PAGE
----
importance is not a matter of personal opinion or of gender/racial
balance. We have come to dwell in towns and cities, as opposed to
tents or huts; we have availed ourselves of trains, automobiles
and airplanes, as opposed to horses; we run our surroundings with
electrical, as opposed to manual, power. Above all, we adopted a
peaceful transition of power, and a steadily growing proportion
of Americans (and I mean, of ALL Americans) have come to live at
a constantly increasing level of well-being. This observation applies
to personal liberty and possessions alike. Producing a sequence
of fifty-five images which suggests otherwise is indefensible.
In order to assess the significance of this particular debate,
it is also essential to remember that each new class of students
starts out at ground level. Teachers may have grown weary of looking
at, say, Washington crossing the Delaware, but think of the child
who has yet to hear about it for the first time. Every aspect of
the Standards, therefore, must be viewed through the eyes of those
who would depend on them for that crucial first account of their
nation's history. This is all the more critical because our country,
as opposed to others which evolved over a long time, was deliberately
created in a specific way. People actually sat down and figured
out what it ought to be. The manner in which this act of Founding
is communicated to the young student will determine the attitude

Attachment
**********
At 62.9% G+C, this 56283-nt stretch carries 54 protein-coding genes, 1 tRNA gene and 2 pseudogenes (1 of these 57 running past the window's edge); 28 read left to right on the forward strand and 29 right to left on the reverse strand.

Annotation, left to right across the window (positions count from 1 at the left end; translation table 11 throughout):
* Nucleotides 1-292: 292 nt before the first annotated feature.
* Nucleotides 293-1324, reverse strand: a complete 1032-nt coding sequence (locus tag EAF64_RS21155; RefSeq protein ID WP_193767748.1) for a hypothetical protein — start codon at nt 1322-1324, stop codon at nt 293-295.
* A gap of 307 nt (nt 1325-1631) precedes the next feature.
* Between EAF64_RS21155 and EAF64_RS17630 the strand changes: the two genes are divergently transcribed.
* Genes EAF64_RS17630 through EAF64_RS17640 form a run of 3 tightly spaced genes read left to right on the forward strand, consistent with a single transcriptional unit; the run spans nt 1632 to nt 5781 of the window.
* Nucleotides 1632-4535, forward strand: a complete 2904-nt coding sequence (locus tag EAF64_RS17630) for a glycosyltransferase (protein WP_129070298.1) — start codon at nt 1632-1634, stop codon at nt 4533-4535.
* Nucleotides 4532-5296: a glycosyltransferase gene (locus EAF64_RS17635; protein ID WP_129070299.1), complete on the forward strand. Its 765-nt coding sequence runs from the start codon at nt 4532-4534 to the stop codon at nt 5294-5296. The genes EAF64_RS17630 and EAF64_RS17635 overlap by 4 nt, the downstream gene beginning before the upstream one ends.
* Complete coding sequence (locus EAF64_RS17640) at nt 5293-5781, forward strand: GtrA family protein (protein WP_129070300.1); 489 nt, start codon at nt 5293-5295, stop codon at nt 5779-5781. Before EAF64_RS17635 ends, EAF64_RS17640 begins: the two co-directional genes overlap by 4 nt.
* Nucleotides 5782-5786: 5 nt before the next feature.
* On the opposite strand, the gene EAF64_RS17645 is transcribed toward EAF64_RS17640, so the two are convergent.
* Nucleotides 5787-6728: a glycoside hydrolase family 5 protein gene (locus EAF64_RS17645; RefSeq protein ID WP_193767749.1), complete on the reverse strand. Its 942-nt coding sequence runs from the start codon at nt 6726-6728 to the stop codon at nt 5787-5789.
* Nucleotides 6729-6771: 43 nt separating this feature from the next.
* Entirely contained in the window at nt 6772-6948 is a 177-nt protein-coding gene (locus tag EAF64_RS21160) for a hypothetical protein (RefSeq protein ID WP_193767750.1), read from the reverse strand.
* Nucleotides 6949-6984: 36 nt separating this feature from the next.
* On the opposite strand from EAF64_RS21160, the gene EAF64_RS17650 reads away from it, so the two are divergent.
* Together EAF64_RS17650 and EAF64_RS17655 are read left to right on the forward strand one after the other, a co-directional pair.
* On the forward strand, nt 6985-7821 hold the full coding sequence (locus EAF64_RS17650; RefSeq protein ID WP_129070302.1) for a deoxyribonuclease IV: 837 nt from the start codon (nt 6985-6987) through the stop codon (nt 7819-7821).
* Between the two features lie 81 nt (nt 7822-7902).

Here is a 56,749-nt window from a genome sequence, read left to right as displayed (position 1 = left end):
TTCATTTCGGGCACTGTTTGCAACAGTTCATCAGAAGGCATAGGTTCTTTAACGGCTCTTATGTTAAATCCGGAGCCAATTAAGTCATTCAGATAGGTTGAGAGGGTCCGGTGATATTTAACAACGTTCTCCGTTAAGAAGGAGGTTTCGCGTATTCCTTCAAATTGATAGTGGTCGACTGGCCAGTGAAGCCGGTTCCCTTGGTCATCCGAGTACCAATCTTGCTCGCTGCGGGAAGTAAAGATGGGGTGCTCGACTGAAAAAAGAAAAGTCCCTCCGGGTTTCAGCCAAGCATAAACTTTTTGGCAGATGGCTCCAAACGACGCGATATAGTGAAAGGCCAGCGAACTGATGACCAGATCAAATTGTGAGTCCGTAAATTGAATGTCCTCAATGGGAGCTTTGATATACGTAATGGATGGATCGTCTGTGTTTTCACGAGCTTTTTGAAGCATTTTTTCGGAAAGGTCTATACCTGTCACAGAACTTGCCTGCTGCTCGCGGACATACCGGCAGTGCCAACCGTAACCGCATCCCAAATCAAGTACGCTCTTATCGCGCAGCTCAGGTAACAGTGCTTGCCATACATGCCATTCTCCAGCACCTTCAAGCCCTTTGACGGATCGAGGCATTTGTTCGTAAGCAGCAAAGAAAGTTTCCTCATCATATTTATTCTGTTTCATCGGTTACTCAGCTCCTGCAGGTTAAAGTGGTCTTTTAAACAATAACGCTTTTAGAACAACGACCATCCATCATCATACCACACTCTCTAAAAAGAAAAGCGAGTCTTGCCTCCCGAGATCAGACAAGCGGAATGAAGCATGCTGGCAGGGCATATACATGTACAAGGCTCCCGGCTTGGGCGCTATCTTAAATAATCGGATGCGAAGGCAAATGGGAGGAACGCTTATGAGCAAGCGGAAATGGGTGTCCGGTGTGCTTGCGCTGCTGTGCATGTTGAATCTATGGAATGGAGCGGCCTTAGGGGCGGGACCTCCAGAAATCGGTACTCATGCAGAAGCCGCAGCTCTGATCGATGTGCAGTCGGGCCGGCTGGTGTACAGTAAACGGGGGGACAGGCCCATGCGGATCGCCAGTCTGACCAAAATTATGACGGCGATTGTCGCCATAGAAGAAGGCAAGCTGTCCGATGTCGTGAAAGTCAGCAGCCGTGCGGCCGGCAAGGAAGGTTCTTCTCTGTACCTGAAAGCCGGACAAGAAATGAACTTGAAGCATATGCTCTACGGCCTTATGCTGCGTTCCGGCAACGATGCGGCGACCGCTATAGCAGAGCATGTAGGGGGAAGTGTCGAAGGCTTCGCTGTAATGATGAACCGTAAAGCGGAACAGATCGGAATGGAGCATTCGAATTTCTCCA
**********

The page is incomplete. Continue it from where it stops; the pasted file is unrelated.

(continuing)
of the grown person. Beyond that, history standards ought to focus
on key events and personalities.
The Standards insist that we have fallen short. Short of...what?
Or is the intent simply to make us feel guilty? And why would the
authors want to split and forever imprison future generations in
opposing groups, referring to "peoples" wherever they
can? Why do they resent this country's patently English origins?
Why do they, apparently, enjoy depicting the United States as a
heartless, struggling, failing society?
Recently, driving from Budapest airport toward the city center,
my wife and I passed a very strikingly-colored soccer stadium and
she inquired about its name. Mechanically, I uttered the name and
realized with a start that I had not done so in decades. Soon after
the New Hungarian Constitution of 1949, the Bolsheviks forbade the
use of both name and color. Not even a soccer team and its stadium
were permitted to retain their time-honored identity. The Communists
also renamed most every street, just a couple of years after the
Nazis had already changed them from the original. They then replaced
the designation of Time, just as Mr. Nash proposes: no more B.C.
or A.D. All traces of national identity were to be eradicated.
The gaping discrepancy between the stated intention and the actual
practice reminds me of a story which made the rounds not long after
the New Hungarian Constitution and all its 'blessings' had been
broadcast to the nation. One day, this man turns up at the state
health delivery office and asks to see the eye-ear specialist. "There
is no such person" responds the receptionist, "is it your
eyes or ears you want examined?" "No, no," insists
the patient, "I must see the eye-ear specialist." "As
I tried to tell you, there is no such doctor. What's your complaint
The man considers for a moment, then says: "I hear one thing
and see quite another!"